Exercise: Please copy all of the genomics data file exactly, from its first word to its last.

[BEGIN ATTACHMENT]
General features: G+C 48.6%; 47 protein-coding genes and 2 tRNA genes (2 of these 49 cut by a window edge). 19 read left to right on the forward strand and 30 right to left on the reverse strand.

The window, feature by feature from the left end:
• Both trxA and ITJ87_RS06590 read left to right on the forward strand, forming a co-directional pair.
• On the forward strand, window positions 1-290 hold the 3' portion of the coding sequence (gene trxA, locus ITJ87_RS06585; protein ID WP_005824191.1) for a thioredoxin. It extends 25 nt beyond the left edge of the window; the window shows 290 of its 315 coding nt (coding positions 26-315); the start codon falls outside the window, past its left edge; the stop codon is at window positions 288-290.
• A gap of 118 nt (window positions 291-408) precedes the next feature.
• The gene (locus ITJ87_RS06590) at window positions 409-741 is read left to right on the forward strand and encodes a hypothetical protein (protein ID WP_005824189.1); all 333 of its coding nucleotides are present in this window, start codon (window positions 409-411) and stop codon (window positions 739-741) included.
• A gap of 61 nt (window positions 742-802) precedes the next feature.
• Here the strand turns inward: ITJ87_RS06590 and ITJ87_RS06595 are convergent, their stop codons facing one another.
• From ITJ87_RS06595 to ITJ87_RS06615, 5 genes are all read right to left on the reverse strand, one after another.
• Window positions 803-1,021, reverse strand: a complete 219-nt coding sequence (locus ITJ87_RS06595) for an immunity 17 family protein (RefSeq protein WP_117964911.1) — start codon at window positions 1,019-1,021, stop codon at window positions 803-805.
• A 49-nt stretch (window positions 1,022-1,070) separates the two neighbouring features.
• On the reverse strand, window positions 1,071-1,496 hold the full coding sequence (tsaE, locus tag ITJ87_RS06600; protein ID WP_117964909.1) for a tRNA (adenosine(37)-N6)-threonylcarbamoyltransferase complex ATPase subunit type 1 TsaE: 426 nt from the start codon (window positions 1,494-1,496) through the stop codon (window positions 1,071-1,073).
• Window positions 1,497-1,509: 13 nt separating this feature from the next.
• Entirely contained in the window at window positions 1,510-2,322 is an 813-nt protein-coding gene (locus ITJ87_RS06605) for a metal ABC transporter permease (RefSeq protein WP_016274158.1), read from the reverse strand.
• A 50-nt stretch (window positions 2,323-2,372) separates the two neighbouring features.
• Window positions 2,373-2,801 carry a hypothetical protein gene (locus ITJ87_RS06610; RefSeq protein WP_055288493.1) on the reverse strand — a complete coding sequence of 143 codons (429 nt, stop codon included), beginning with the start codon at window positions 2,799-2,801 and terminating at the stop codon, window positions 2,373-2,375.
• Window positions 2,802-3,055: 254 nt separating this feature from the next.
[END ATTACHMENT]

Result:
General features: G+C 48.6%; 47 protein-coding genes and 2 tRNA genes (2 of these 49 cut by a window edge). 19 read left to right on the forward strand and 30 right to left on the reverse strand.

The window, feature by feature from the left end:
• Both trxA and ITJ87_RS06590 read left to right on the forward strand, forming a co-directional pair.
• On the forward strand, window positions 1-290 hold the 3' portion of the coding sequence (gene trxA, locus ITJ87_RS06585; protein ID WP_005824191.1) for a thioredoxin. It extends 25 nt beyond the left edge of the window; the window shows 290 of its 315 coding nt (coding positions 26-315); the start codon falls outside the window, past its left edge; the stop codon is at window positions 288-290.
• A gap of 118 nt (window positions 291-408) precedes the next feature.
• The gene (locus ITJ87_RS06590) at window positions 409-741 is read left to right on the forward strand and encodes a hypothetical protein (protein ID WP_005824189.1); all 333 of its coding nucleotides are present in this window, start codon (window positions 409-411) and stop codon (window positions 739-741) included.
• A gap of 61 nt (window positions 742-802) precedes the next feature.
• Here the strand turns inward: ITJ87_RS06590 and ITJ87_RS06595 are convergent, their stop codons facing one another.
• From ITJ87_RS06595 to ITJ87_RS06615, 5 genes are all read right to left on the reverse strand, one after another.
• Window positions 803-1,021, reverse strand: a complete 219-nt coding sequence (locus ITJ87_RS06595) for an immunity 17 family protein (RefSeq protein WP_117964911.1) — start codon at window positions 1,019-1,021, stop codon at window positions 803-805.
• A 49-nt stretch (window positions 1,022-1,070) separates the two neighbouring features.
• On the reverse strand, window positions 1,071-1,496 hold the full coding sequence (tsaE, locus tag ITJ87_RS06600; protein ID WP_117964909.1) for a tRNA (adenosine(37)-N6)-threonylcarbamoyltransferase complex ATPase subunit type 1 TsaE: 426 nt from the start codon (window positions 1,494-1,496) through the stop codon (window positions 1,071-1,073).
• Window positions 1,497-1,509: 13 nt separating this feature from the next.
• Entirely contained in the window at window positions 1,510-2,322 is an 813-nt protein-coding gene (locus ITJ87_RS06605) for a metal ABC transporter permease (RefSeq protein WP_016274158.1), read from the reverse strand.
• A 50-nt stretch (window positions 2,323-2,372) separates the two neighbouring features.
• Window positions 2,373-2,801 carry a hypothetical protein gene (locus ITJ87_RS06610; RefSeq protein WP_055288493.1) on the reverse strand — a complete coding sequence of 143 codons (429 nt, stop codon included), beginning with the start codon at window positions 2,799-2,801 and terminating at the stop codon, window positions 2,373-2,375.
• Window positions 2,802-3,055: 254 nt separating this feature from the next.